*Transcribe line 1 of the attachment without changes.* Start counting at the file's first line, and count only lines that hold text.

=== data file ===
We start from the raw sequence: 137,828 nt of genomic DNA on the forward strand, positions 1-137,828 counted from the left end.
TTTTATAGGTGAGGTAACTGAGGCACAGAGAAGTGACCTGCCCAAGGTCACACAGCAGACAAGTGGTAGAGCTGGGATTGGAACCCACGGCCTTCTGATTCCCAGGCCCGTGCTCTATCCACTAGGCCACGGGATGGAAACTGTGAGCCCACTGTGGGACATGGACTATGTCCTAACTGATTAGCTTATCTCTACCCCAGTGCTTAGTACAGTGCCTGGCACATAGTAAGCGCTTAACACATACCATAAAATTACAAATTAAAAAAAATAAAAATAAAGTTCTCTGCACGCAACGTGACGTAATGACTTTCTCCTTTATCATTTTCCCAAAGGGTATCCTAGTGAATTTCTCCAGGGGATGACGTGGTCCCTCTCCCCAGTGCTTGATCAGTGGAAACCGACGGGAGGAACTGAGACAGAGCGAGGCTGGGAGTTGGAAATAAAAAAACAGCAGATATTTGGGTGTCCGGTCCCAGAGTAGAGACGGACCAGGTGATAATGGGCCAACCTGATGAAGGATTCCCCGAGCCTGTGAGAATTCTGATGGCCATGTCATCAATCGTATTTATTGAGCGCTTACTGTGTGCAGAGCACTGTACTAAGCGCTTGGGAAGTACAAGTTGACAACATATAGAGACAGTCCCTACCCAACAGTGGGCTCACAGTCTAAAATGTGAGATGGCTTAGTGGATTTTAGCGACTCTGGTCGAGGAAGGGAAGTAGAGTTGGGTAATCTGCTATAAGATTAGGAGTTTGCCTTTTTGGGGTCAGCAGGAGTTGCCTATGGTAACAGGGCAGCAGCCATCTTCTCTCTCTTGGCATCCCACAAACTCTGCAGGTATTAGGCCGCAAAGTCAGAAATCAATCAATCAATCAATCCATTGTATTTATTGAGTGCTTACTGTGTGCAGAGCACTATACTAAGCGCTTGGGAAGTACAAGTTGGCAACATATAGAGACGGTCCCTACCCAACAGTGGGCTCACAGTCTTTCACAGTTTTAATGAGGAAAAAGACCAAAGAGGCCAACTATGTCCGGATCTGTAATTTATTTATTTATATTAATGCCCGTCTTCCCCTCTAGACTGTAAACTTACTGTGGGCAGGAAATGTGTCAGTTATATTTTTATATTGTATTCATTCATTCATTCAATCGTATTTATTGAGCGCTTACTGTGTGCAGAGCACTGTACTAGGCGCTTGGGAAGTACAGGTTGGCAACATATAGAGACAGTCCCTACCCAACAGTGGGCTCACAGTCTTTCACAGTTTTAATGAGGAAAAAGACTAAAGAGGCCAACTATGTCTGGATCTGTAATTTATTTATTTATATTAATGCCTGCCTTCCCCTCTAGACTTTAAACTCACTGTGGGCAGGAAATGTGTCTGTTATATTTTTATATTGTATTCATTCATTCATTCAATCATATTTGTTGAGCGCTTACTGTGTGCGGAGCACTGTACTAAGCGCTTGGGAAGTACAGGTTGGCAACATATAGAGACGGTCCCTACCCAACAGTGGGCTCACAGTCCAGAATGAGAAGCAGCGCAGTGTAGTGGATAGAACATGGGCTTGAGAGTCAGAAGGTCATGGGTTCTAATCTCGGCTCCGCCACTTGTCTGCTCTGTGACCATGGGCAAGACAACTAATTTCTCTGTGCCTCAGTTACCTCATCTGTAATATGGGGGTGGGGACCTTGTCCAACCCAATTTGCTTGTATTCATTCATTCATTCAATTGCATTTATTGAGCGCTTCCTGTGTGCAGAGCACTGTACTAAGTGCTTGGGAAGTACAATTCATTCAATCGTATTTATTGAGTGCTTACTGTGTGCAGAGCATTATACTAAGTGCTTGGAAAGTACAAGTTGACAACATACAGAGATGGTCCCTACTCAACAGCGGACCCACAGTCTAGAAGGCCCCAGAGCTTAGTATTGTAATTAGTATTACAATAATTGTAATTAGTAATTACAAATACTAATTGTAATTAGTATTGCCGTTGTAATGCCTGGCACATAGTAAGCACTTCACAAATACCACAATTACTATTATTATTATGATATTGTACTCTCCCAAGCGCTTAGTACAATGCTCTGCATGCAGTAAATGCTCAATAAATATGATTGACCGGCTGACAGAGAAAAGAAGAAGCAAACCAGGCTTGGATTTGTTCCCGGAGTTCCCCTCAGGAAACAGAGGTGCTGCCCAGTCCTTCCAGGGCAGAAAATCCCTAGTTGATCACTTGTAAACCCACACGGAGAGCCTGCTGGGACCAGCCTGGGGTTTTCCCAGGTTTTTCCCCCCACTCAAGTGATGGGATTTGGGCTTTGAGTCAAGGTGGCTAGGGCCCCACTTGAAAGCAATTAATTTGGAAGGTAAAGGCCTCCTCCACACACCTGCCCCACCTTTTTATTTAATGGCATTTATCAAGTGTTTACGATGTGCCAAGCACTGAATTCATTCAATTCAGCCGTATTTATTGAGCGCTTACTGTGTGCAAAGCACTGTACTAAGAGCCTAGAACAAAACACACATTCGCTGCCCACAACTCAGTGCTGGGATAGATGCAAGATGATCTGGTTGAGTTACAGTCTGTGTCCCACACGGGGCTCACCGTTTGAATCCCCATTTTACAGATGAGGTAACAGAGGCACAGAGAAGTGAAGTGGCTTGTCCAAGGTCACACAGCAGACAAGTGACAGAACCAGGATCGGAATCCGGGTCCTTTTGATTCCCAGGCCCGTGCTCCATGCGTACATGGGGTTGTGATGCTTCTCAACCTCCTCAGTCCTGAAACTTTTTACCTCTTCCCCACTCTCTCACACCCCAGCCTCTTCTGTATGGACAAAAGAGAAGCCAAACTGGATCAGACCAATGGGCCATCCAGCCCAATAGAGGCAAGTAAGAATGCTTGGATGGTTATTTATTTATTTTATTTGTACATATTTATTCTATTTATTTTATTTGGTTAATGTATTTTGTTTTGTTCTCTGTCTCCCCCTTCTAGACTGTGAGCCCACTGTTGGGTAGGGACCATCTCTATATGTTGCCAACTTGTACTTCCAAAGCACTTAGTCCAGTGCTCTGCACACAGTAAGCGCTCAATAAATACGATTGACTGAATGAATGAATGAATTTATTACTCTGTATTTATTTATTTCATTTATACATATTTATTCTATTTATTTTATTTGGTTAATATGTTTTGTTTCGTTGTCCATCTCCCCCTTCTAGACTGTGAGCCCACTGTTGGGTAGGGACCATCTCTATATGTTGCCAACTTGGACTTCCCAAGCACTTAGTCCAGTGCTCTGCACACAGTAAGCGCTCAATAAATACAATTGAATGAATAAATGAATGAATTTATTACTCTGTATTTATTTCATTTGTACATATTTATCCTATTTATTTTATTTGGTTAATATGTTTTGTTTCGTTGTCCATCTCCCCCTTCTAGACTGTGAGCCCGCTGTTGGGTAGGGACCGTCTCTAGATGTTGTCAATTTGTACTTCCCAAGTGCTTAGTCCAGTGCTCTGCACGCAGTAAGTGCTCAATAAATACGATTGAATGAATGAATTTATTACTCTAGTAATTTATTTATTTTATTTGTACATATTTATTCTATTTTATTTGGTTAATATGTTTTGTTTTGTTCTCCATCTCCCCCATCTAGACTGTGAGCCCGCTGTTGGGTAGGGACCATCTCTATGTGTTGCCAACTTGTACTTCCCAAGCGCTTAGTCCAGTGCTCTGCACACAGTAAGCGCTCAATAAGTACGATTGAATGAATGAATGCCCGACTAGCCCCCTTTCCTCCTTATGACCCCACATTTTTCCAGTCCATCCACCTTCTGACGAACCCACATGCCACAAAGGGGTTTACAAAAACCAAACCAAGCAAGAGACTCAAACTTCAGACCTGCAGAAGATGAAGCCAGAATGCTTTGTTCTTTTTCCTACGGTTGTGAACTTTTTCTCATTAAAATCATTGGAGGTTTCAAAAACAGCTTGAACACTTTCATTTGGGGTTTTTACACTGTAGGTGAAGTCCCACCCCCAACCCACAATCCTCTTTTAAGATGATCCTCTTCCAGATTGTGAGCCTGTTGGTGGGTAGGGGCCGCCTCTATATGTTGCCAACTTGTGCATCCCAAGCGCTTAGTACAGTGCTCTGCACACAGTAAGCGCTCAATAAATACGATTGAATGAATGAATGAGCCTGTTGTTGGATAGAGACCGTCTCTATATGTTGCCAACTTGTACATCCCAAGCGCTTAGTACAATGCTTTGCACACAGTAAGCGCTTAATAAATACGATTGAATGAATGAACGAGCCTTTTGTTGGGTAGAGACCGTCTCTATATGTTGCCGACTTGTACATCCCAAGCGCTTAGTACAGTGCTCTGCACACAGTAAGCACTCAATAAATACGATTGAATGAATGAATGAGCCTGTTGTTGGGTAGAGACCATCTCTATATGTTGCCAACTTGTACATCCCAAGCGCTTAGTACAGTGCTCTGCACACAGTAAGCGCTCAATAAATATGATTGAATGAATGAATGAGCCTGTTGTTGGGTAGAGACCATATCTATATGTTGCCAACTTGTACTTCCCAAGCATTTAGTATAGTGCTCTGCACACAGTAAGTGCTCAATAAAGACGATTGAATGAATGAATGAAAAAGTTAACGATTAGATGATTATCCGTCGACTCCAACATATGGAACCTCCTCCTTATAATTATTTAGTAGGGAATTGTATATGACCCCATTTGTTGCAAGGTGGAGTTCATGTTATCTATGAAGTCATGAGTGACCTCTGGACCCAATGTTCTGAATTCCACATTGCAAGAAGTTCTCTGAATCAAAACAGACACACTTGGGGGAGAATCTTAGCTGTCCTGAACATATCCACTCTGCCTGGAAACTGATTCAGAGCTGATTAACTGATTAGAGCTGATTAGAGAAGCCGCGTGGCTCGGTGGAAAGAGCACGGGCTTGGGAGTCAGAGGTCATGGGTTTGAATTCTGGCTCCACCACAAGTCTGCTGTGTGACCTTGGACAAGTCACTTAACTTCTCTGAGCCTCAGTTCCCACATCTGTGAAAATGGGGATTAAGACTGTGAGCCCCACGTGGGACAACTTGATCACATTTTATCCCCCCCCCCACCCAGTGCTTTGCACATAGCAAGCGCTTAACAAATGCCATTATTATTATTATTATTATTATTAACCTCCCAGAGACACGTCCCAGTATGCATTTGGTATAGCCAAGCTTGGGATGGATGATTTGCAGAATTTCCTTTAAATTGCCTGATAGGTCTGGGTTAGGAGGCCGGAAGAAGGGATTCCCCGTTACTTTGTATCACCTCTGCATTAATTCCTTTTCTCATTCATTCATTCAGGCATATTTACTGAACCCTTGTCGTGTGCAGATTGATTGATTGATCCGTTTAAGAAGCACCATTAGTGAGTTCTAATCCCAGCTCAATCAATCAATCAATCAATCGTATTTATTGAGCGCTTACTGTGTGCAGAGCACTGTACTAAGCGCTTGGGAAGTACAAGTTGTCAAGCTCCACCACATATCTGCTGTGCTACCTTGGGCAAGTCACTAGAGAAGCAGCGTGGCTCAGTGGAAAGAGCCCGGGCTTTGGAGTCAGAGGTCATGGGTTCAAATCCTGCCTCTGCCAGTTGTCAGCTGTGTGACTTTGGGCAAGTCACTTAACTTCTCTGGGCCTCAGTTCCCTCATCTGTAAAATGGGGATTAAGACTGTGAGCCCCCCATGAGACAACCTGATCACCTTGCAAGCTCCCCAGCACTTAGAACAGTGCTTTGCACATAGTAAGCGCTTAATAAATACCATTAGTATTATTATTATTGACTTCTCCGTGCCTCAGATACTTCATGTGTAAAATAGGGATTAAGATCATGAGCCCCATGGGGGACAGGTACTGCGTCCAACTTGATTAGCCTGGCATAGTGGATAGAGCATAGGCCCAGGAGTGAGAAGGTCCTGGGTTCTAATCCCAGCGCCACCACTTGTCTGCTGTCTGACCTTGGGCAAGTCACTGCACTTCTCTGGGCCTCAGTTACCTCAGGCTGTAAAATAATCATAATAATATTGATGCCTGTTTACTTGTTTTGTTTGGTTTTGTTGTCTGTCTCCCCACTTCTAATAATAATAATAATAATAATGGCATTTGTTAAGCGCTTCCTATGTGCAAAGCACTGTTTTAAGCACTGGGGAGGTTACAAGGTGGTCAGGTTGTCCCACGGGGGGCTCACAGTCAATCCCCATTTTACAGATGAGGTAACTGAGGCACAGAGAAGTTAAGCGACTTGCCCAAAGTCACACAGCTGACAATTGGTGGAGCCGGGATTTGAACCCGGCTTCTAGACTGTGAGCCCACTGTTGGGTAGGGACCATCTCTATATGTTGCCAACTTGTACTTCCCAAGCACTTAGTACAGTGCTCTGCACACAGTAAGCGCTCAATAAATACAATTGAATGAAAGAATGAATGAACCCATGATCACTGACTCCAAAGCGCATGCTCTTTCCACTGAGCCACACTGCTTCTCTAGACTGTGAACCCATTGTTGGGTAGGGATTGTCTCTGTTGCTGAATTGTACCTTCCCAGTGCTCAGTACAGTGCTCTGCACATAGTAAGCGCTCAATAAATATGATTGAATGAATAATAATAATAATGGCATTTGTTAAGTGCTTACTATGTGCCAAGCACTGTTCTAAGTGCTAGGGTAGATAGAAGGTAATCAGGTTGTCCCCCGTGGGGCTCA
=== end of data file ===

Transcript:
We start from the raw sequence: 137,828 nt of genomic DNA on the forward strand, positions 1-137,828 counted from the left end.